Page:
He used the event to make a pitch for his campaign?
He said he plans to try to narrow the financial gulf between his campaign and Walsh’s by raising money at the grass-roots level.
Jackson has just about $65,000 on hand for a mayoral bid, according to his most recent filing with the Office of Campaign and Political Finance. Walsh has about $3.5 million, according to the office.
“We will work hard and we will ensure that all people, regardless of how big of a check that they can write, have a seat at the table when it comes to our candidacy,” Jackson said.
One beneficiary of the new contest was the YMCA, the host of the first Walsh-Jackson face-off. The men each pledged a $1,000 donation to the organization.
James O’S. Morton, president and chief executive of the YMCA of Greater Boston, said the organization wants to raise more than $150,000 this year for its Roxbury operation.
“Our goal is to serve as many young people as we can possibly serve, providing them with the best, high quality services,” he said....
What was the event supposed to be about again?
It’s time to finally honor Martin Luther King’s ties to Boston
Yeah, give 'em a sculpture!
DeLeo to look into ‘proper honoring’ of MLK in Mass.
You need a commission for it?
How far should state leaders go in reforming justice?
Did you see who is asking?
Senators push criminal justice reform
The very same day the crooks revived pushing pay raise.
Maybe we will get better leadership on a national level:
"Warren won’t say Trump is ‘legitimate president’" by Joshua Miller Globe Staff January 16, 2017
The 47th annual Martin Luther King Jr. Memorial Breakfast in Boston Monday was unlike all those that had come before. The reason? Donald Trump.
On a holiday that traditionally emphasizes unity, civil rights, and service, a procession of Massachusetts politicians, mostly Democrats, struggled to reconcile what they see as the jangling discord between King’s vision for the United States and Trump’s.
Senator Elizabeth Warren said the day celebrates the achievements of the civil rights movement and brings renewed pledges to fight until every child in the country has an opportunity to build a future and live King’s dream.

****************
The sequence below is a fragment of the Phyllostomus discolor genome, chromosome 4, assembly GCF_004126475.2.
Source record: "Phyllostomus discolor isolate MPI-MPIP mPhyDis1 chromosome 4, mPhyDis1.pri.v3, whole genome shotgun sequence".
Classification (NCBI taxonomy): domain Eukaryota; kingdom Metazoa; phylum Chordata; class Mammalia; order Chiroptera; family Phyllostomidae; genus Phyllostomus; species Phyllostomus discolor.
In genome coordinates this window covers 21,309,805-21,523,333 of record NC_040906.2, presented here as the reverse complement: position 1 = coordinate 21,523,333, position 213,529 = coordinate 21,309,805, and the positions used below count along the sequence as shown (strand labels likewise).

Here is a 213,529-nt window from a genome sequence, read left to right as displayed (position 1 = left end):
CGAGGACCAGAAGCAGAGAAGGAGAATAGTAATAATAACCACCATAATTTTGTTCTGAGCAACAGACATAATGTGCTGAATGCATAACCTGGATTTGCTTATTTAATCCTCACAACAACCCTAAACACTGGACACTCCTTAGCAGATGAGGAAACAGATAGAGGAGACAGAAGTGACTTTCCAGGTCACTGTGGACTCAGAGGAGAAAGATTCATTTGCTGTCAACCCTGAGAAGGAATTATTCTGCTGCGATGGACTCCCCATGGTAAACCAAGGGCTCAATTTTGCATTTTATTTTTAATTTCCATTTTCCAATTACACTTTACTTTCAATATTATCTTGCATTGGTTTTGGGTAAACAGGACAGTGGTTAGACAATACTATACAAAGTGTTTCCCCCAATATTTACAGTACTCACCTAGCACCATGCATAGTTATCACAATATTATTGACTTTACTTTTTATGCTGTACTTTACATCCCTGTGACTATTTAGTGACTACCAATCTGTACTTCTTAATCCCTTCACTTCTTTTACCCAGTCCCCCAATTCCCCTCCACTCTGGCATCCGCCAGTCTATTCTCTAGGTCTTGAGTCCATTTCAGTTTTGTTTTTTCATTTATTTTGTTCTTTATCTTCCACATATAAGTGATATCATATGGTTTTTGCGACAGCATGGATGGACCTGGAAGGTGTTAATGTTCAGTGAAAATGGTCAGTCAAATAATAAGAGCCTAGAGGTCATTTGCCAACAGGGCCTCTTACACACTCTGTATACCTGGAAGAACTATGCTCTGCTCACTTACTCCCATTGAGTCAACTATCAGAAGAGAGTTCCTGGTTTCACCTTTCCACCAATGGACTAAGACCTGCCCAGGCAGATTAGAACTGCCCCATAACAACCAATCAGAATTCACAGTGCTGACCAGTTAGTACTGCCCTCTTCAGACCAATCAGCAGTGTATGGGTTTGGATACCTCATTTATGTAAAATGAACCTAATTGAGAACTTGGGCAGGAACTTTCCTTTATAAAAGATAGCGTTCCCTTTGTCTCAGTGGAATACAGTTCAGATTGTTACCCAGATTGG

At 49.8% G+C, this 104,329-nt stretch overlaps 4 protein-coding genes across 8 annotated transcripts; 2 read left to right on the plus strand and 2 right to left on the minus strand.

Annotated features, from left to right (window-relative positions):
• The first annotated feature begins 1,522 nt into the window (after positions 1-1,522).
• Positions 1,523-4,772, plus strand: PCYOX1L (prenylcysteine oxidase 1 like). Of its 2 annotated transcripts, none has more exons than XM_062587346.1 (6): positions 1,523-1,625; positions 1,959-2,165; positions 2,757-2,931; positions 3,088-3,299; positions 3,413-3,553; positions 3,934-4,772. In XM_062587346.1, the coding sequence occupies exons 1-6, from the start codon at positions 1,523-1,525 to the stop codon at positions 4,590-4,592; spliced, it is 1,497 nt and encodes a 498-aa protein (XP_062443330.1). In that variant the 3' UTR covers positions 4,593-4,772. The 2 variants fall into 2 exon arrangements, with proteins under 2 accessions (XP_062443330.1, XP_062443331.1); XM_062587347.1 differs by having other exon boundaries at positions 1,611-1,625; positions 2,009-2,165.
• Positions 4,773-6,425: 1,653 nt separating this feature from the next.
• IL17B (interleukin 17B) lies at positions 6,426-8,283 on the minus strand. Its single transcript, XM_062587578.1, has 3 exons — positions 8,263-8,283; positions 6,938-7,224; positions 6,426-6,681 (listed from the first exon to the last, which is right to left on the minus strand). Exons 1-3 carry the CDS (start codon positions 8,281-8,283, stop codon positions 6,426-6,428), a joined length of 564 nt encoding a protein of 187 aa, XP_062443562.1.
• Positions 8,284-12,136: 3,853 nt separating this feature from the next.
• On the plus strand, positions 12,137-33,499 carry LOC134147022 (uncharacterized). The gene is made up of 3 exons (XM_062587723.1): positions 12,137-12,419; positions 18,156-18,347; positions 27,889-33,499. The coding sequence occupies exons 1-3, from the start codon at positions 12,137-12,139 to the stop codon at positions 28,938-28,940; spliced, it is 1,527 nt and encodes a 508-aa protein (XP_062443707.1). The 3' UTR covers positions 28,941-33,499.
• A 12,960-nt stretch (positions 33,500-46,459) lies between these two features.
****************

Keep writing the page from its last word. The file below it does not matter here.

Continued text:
“This year,” the Democrat told a cheering crowd, “I am less focused on the celebration and more focused on the fight.”
With Trump’s inauguration just four days away, the morning’s speeches at the Boston Convention & Exhibition Center were a call to action, at once mournful and determined. The audience, which included many prominent African-American leaders, cheered at liberal entreaties to ready for political battle.
Senator Edward J. Markey said Trump and his allies want to crush King’s dream. “I believe that Dr. King would want us to fight,” Markey said.
Attorney General Maura Healey, also a Democrat, in a voice tinged with dismay, called on the diverse crowd to stand up and speak out. She offered a Declaration of Independence-like list of grievances she has with the incoming president.
“This person,” she said, “who has sowed dissension and division, who has sought to exploit — either directly or through benign indifference and neglect — the most base and harmful instincts to divide us along religious and racial lines; who, at every turn, doubled down on bias and prejudice; whose currency was that of fear, prejudice, and the marginalization of those already vulnerable; who cares so little for basic humanity that he would promote as his signature aspirations building walls and cutting millions of Americans off health care.”